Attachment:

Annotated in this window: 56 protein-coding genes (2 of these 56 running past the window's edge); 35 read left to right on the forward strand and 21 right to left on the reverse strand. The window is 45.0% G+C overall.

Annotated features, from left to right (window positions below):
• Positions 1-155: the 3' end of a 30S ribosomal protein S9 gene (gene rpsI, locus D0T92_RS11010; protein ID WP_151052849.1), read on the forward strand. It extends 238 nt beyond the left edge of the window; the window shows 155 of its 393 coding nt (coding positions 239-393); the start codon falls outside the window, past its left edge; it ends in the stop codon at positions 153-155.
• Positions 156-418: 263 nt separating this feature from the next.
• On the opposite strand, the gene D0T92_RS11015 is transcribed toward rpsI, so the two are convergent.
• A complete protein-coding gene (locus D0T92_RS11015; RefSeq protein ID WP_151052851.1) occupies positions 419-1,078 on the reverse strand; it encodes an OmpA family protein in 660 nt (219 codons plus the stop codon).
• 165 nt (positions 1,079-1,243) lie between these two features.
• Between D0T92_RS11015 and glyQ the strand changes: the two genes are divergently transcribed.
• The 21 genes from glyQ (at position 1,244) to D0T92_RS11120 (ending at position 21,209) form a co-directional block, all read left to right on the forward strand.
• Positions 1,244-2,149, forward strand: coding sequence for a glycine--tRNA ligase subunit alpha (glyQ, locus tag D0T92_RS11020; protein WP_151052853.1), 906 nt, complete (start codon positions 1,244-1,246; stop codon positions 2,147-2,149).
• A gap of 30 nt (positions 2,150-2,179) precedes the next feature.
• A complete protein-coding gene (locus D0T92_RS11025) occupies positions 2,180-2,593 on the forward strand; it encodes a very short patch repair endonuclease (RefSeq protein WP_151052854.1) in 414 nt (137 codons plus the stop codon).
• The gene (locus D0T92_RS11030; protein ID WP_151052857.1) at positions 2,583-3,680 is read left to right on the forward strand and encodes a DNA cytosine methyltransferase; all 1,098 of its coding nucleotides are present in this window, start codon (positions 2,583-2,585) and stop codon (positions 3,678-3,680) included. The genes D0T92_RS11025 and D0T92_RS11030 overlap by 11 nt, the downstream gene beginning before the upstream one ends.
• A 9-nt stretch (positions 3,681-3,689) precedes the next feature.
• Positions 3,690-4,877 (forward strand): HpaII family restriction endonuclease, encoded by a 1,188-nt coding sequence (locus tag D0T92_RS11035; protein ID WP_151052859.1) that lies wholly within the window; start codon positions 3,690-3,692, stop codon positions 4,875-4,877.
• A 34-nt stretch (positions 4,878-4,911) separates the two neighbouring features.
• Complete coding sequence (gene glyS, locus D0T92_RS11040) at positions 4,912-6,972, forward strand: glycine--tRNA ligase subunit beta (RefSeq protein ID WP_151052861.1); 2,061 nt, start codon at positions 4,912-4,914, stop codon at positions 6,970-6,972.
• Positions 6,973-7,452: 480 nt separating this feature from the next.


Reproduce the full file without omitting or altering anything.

Annotated in this window: 56 protein-coding genes (2 of these 56 running past the window's edge); 35 read left to right on the forward strand and 21 right to left on the reverse strand. The window is 45.0% G+C overall.

Annotated features, from left to right (window positions below):
• Positions 1-155: the 3' end of a 30S ribosomal protein S9 gene (gene rpsI, locus D0T92_RS11010; protein ID WP_151052849.1), read on the forward strand. It extends 238 nt beyond the left edge of the window; the window shows 155 of its 393 coding nt (coding positions 239-393); the start codon falls outside the window, past its left edge; it ends in the stop codon at positions 153-155.
• Positions 156-418: 263 nt separating this feature from the next.
• On the opposite strand, the gene D0T92_RS11015 is transcribed toward rpsI, so the two are convergent.
• A complete protein-coding gene (locus D0T92_RS11015; RefSeq protein ID WP_151052851.1) occupies positions 419-1,078 on the reverse strand; it encodes an OmpA family protein in 660 nt (219 codons plus the stop codon).
• 165 nt (positions 1,079-1,243) lie between these two features.
• Between D0T92_RS11015 and glyQ the strand changes: the two genes are divergently transcribed.
• The 21 genes from glyQ (at position 1,244) to D0T92_RS11120 (ending at position 21,209) form a co-directional block, all read left to right on the forward strand.
• Positions 1,244-2,149, forward strand: coding sequence for a glycine--tRNA ligase subunit alpha (glyQ, locus tag D0T92_RS11020; protein WP_151052853.1), 906 nt, complete (start codon positions 1,244-1,246; stop codon positions 2,147-2,149).
• A gap of 30 nt (positions 2,150-2,179) precedes the next feature.
• A complete protein-coding gene (locus D0T92_RS11025) occupies positions 2,180-2,593 on the forward strand; it encodes a very short patch repair endonuclease (RefSeq protein WP_151052854.1) in 414 nt (137 codons plus the stop codon).
• The gene (locus D0T92_RS11030; protein ID WP_151052857.1) at positions 2,583-3,680 is read left to right on the forward strand and encodes a DNA cytosine methyltransferase; all 1,098 of its coding nucleotides are present in this window, start codon (positions 2,583-2,585) and stop codon (positions 3,678-3,680) included. The genes D0T92_RS11025 and D0T92_RS11030 overlap by 11 nt, the downstream gene beginning before the upstream one ends.
• A 9-nt stretch (positions 3,681-3,689) precedes the next feature.
• Positions 3,690-4,877 (forward strand): HpaII family restriction endonuclease, encoded by a 1,188-nt coding sequence (locus tag D0T92_RS11035; protein ID WP_151052859.1) that lies wholly within the window; start codon positions 3,690-3,692, stop codon positions 4,875-4,877.
• A 34-nt stretch (positions 4,878-4,911) separates the two neighbouring features.
• Complete coding sequence (gene glyS, locus D0T92_RS11040) at positions 4,912-6,972, forward strand: glycine--tRNA ligase subunit beta (RefSeq protein ID WP_151052861.1); 2,061 nt, start codon at positions 4,912-4,914, stop codon at positions 6,970-6,972.
• Positions 6,973-7,452: 480 nt separating this feature from the next.